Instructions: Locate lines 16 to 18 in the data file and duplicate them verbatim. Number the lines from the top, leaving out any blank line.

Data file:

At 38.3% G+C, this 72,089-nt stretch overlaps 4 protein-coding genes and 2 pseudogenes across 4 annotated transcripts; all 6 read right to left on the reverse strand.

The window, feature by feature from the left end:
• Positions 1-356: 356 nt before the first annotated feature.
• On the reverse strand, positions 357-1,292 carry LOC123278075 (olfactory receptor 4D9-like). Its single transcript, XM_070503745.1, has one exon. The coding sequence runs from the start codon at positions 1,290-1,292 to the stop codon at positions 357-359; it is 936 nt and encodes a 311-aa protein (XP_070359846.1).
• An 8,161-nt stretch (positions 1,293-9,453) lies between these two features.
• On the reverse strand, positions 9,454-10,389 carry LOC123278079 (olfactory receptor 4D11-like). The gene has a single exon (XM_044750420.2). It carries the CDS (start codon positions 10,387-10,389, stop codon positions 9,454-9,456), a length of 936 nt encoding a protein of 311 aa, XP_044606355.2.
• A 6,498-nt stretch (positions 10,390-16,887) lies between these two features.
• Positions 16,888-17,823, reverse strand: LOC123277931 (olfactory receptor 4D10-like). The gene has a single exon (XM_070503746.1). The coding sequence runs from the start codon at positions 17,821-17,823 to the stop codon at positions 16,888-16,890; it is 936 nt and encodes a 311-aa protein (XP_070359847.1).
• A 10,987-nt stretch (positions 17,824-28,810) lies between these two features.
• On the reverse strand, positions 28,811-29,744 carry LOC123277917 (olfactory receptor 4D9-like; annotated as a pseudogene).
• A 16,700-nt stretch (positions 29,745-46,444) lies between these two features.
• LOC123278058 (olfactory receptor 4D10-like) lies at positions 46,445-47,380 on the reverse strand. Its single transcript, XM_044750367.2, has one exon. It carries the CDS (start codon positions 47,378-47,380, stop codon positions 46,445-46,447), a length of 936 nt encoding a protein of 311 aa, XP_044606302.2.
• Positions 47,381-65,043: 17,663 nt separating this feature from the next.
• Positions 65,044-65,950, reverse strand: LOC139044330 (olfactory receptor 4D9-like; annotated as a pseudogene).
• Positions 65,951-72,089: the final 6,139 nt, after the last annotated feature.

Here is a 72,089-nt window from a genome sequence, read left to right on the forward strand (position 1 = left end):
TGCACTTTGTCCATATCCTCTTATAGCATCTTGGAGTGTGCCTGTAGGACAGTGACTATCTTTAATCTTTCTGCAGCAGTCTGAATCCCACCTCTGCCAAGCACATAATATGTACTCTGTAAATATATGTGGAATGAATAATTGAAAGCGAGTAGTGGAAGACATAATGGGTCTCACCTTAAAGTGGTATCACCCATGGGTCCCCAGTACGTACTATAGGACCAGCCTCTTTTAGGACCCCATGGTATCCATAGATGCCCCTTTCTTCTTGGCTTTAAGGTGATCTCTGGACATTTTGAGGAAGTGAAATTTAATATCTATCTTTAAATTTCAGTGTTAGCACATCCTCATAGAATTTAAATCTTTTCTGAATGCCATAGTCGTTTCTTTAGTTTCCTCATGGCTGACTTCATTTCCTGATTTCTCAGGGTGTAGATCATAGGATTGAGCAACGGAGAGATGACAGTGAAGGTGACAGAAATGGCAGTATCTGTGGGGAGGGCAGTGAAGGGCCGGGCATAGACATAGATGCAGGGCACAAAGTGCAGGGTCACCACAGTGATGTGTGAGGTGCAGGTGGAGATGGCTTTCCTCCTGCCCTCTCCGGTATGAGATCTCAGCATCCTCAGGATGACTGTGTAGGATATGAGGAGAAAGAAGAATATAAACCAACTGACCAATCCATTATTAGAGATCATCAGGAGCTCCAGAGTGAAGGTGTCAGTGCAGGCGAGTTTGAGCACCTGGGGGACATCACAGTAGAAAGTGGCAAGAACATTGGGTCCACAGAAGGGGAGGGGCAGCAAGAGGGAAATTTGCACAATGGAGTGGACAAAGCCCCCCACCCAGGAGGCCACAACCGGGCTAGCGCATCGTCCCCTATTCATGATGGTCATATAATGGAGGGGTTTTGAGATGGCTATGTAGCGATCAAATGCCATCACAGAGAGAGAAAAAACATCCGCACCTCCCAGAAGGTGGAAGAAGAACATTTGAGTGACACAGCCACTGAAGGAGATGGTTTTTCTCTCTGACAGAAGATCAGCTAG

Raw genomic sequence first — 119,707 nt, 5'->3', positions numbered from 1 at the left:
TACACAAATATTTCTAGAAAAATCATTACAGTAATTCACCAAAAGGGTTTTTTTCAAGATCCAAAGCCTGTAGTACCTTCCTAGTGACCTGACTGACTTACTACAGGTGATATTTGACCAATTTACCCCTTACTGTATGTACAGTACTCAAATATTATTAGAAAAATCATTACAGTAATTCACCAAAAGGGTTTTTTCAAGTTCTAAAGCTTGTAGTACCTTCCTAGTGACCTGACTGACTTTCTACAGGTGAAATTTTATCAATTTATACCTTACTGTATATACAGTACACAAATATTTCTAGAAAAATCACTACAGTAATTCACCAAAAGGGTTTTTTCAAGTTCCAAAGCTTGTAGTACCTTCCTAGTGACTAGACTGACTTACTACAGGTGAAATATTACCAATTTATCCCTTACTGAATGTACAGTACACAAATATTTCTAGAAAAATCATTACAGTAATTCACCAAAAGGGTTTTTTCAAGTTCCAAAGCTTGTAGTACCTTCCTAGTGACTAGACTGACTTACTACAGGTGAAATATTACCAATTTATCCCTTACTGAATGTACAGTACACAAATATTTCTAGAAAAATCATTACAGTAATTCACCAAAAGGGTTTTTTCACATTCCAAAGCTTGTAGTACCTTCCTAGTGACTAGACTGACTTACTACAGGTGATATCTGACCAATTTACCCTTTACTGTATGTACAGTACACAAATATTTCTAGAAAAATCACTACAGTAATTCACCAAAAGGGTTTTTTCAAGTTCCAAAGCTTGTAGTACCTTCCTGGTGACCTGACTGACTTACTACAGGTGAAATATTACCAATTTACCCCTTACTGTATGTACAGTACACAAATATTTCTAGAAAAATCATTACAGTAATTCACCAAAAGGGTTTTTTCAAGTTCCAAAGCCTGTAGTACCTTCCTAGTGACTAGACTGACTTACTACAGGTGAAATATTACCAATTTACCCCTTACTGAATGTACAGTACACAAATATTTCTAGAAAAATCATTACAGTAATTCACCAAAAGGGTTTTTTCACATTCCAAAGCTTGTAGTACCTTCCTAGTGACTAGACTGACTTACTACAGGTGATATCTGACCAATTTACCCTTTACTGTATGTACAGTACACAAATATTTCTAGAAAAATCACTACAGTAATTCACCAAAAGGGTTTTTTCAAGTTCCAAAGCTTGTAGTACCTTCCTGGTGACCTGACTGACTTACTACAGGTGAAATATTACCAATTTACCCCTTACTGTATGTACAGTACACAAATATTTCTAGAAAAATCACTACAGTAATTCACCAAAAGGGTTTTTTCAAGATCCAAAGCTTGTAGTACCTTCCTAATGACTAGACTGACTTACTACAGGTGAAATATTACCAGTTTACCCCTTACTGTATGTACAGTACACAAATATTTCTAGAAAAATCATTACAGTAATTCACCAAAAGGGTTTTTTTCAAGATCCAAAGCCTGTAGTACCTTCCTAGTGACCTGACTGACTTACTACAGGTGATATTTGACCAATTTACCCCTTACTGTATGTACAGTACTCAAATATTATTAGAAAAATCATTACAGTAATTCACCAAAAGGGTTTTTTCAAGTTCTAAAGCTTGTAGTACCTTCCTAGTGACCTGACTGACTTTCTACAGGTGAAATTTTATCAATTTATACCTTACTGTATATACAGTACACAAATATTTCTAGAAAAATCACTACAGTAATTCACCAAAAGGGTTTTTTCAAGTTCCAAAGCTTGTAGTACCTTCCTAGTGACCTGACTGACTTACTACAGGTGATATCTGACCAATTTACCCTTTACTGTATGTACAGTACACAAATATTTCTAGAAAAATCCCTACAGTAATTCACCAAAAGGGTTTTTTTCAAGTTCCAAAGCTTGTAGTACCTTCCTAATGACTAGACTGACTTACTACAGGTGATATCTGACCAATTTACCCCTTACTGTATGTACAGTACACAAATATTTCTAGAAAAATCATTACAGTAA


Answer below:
Here is a 72,089-nt window from a genome sequence, read left to right on the forward strand (position 1 = left end):
TGCACTTTGTCCATATCCTCTTATAGCATCTTGGAGTGTGCCTGTAGGACAGTGACTATCTTTAATCTTTCTGCAGCAGTCTGAATCCCACCTCTGCCAAGCACATAATATGTACTCTGTAAATATATGTGGAATGAATAATTGAAAGCGAGTAGTGGAAGACATAATGGGTCTCACCTTAAAGTGGTATCACCCATGGGTCCCCAGTACGTACTATAGGACCAGCCTCTTTTAGGACCCCATGGTATCCATAGATGCCCCTTTCTTCTTGGCTTTAAGGTGATCTCTGGACATTTTGAGGAAGTGAAATTTAATATCTATCTTTAAATTTCAGTGTTAGCACATCCTCATAGAATTTAAATCTTTTCTGAATGCCATAGTCGTTTCTTTAGTTTCCTCATGGCTGACTTCATTTCCTGATTTCTCAGGGTGTAGATCATAGGATTGAGCAACGGAGAGATGACAGTGAAGGTGACAGAAATGGCAGTATCTGTGGGGAGGGCAGTGAAGGGCCGGGCATAGACATAGATGCAGGGCACAAAGTGCAGGGTCACCACAGTGATGTGTGAGGTGCAGGTGGAGATGGCTTTCCTCCTGCCCTCTCCGGTATGAGATCTCAGCATCCTCAGGATGACTGTGTAGGATATGAGGAGAAAGAAGAATATAAACCAACTGACCAATCCATTATTAGAGATCATCAGGAGCTCCAGAGTGAAGGTGTCAGTGCAGGCGAGTTTGAGCACCTGGGGGACATCACAGTAGAAAGTGGCAAGAACATTGGGTCCACAGAAGGGGAGGGGCAGCAAGAGGGAAATTTGCACAATGGAGTGGACAAAGCCCCCCACCCAGGAGGCCACAACCGGGCTAGCGCATCGTCCCCTATTCATGATGGTCATATAATGGAGGGGTTTTGAGATGGCTATGTAGCGATCAAATGCCATCACAGAGAGAGAAAAAACATCCGCACCTCCCAGAAGGTGGAAGAAGAACATTTGAGTGACACAGCCACTGAAGGAGATGGTTTTTCTCTCTGACAGAAGATCAGCTAG

Raw genomic sequence first — 119,707 nt, 5'->3', positions numbered from 1 at the left: